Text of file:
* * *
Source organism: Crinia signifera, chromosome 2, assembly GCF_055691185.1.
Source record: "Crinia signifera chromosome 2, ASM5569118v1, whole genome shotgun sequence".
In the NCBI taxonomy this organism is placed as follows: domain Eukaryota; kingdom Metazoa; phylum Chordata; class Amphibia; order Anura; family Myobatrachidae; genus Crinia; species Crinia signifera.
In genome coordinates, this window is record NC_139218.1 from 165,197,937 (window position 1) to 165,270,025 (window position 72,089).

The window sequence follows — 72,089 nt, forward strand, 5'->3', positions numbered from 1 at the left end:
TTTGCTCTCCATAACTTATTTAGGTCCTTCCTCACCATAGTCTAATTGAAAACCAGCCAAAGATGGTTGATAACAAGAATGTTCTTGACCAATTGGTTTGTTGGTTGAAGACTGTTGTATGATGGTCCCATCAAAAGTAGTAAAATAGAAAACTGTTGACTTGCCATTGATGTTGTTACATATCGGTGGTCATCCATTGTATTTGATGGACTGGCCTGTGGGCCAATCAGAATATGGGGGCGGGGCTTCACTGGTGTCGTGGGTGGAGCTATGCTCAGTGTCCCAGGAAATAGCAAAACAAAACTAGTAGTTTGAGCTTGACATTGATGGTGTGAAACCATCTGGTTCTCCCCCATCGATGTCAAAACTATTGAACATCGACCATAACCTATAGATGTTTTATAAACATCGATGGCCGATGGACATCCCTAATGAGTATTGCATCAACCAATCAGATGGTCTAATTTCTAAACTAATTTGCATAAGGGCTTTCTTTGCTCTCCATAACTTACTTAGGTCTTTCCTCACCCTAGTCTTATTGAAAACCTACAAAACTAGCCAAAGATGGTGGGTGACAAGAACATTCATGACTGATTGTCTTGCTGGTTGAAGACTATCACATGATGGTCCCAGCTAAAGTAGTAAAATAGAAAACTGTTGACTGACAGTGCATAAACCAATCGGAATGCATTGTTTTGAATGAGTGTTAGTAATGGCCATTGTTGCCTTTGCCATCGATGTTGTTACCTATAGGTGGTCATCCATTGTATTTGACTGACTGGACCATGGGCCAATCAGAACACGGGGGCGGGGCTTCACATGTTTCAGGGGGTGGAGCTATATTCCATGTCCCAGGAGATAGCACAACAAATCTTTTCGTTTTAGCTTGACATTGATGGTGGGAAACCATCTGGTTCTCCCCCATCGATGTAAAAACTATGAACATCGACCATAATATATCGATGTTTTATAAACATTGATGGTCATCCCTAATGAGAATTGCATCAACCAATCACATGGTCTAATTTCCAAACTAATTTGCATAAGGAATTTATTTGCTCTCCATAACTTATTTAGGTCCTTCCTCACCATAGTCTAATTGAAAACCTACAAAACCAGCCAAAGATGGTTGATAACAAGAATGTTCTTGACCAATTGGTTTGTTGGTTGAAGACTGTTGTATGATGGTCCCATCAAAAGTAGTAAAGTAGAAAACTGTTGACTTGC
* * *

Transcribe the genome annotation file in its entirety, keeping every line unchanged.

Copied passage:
Source organism: Crinia signifera, chromosome 2, assembly GCF_055691185.1.
Source record: "Crinia signifera chromosome 2, ASM5569118v1, whole genome shotgun sequence".
In the NCBI taxonomy this organism is placed as follows: domain Eukaryota; kingdom Metazoa; phylum Chordata; class Amphibia; order Anura; family Myobatrachidae; genus Crinia; species Crinia signifera.
In genome coordinates, this window is record NC_139218.1 from 165,197,937 (window position 1) to 165,270,025 (window position 72,089).

The window sequence follows — 72,089 nt, forward strand, 5'->3', positions numbered from 1 at the left end:
TTTGCTCTCCATAACTTATTTAGGTCCTTCCTCACCATAGTCTAATTGAAAACCAGCCAAAGATGGTTGATAACAAGAATGTTCTTGACCAATTGGTTTGTTGGTTGAAGACTGTTGTATGATGGTCCCATCAAAAGTAGTAAAATAGAAAACTGTTGACTTGCCATTGATGTTGTTACATATCGGTGGTCATCCATTGTATTTGATGGACTGGCCTGTGGGCCAATCAGAATATGGGGGCGGGGCTTCACTGGTGTCGTGGGTGGAGCTATGCTCAGTGTCCCAGGAAATAGCAAAACAAAACTAGTAGTTTGAGCTTGACATTGATGGTGTGAAACCATCTGGTTCTCCCCCATCGATGTCAAAACTATTGAACATCGACCATAACCTATAGATGTTTTATAAACATCGATGGCCGATGGACATCCCTAATGAGTATTGCATCAACCAATCAGATGGTCTAATTTCTAAACTAATTTGCATAAGGGCTTTCTTTGCTCTCCATAACTTACTTAGGTCTTTCCTCACCCTAGTCTTATTGAAAACCTACAAAACTAGCCAAAGATGGTGGGTGACAAGAACATTCATGACTGATTGTCTTGCTGGTTGAAGACTATCACATGATGGTCCCAGCTAAAGTAGTAAAATAGAAAACTGTTGACTGACAGTGCATAAACCAATCGGAATGCATTGTTTTGAATGAGTGTTAGTAATGGCCATTGTTGCCTTTGCCATCGATGTTGTTACCTATAGGTGGTCATCCATTGTATTTGACTGACTGGACCATGGGCCAATCAGAACACGGGGGCGGGGCTTCACATGTTTCAGGGGGTGGAGCTATATTCCATGTCCCAGGAGATAGCACAACAAATCTTTTCGTTTTAGCTTGACATTGATGGTGGGAAACCATCTGGTTCTCCCCCATCGATGTAAAAACTATGAACATCGACCATAATATATCGATGTTTTATAAACATTGATGGTCATCCCTAATGAGAATTGCATCAACCAATCACATGGTCTAATTTCCAAACTAATTTGCATAAGGAATTTATTTGCTCTCCATAACTTATTTAGGTCCTTCCTCACCATAGTCTAATTGAAAACCTACAAAACCAGCCAAAGATGGTTGATAACAAGAATGTTCTTGACCAATTGGTTTGTTGGTTGAAGACTGTTGTATGATGGTCCCATCAAAAGTAGTAAAGTAGAAAACTGTTGACTTGC